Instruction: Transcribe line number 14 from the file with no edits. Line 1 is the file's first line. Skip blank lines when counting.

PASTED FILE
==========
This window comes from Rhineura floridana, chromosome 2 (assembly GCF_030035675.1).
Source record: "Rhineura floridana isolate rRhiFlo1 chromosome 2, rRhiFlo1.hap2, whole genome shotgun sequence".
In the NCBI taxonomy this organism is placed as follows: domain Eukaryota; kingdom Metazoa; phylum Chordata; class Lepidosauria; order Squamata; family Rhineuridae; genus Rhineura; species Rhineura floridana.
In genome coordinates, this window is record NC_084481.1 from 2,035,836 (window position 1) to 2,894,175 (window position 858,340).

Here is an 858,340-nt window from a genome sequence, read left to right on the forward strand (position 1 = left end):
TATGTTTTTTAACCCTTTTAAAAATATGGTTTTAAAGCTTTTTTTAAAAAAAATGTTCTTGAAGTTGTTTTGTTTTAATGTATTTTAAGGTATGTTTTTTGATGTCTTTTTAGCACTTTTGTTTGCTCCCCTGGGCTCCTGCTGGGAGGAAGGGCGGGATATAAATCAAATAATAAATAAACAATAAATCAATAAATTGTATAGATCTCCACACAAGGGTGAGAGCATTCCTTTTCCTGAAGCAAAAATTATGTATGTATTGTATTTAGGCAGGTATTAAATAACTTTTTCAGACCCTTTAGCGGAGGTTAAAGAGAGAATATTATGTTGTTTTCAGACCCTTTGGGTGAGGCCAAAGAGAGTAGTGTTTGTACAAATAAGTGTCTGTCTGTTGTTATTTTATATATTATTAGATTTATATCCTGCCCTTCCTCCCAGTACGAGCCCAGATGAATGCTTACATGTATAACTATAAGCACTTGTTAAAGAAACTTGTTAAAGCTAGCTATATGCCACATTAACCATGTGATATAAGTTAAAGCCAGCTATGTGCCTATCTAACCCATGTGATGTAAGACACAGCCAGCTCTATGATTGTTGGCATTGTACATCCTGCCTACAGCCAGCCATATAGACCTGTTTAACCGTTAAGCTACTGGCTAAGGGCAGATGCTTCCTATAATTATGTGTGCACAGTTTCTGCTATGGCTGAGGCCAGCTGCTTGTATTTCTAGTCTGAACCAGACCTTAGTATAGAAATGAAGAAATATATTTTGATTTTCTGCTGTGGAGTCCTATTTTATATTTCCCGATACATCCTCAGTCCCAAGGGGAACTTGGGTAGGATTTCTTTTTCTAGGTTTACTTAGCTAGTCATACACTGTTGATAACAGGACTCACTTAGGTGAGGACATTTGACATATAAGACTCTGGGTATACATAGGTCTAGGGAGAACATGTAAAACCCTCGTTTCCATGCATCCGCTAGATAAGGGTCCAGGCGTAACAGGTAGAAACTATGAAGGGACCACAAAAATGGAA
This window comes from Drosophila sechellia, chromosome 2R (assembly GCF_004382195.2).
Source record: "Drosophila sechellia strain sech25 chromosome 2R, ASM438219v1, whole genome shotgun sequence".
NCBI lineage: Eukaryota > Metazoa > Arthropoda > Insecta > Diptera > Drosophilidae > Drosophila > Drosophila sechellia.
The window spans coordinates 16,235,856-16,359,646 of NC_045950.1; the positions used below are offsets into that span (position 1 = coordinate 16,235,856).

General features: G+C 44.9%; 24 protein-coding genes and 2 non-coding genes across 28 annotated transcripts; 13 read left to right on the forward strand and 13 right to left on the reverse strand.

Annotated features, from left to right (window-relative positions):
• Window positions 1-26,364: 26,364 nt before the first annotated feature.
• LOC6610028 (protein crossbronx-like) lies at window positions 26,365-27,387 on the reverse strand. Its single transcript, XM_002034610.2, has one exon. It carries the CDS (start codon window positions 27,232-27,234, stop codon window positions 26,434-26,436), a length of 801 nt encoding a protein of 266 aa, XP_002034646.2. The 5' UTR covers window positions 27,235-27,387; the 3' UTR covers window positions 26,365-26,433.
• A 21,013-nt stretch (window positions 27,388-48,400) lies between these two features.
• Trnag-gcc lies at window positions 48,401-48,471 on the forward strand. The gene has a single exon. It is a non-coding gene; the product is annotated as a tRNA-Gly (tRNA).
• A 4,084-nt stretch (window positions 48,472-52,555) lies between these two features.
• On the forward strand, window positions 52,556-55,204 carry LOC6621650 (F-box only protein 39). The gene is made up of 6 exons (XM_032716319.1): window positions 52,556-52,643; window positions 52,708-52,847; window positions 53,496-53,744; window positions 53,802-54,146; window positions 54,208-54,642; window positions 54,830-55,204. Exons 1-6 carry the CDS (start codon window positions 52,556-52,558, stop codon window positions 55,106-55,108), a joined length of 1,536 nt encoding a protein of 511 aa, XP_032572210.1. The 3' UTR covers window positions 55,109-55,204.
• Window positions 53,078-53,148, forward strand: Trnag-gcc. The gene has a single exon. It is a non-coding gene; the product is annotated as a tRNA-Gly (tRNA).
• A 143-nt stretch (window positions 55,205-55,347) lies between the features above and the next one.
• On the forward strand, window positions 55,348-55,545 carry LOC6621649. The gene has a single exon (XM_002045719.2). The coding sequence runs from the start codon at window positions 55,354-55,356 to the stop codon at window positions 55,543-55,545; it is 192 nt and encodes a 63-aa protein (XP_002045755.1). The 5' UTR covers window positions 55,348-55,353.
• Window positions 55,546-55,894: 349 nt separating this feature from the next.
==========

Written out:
• LOC6610028 (protein crossbronx-like) lies at window positions 26,365-27,387 on the reverse strand. Its single transcript, XM_002034610.2, has one exon. It carries the CDS (start codon window positions 27,232-27,234, stop codon window positions 26,434-26,436), a length of 801 nt encoding a protein of 266 aa, XP_002034646.2. The 5' UTR covers window positions 27,235-27,387; the 3' UTR covers window positions 26,365-26,433.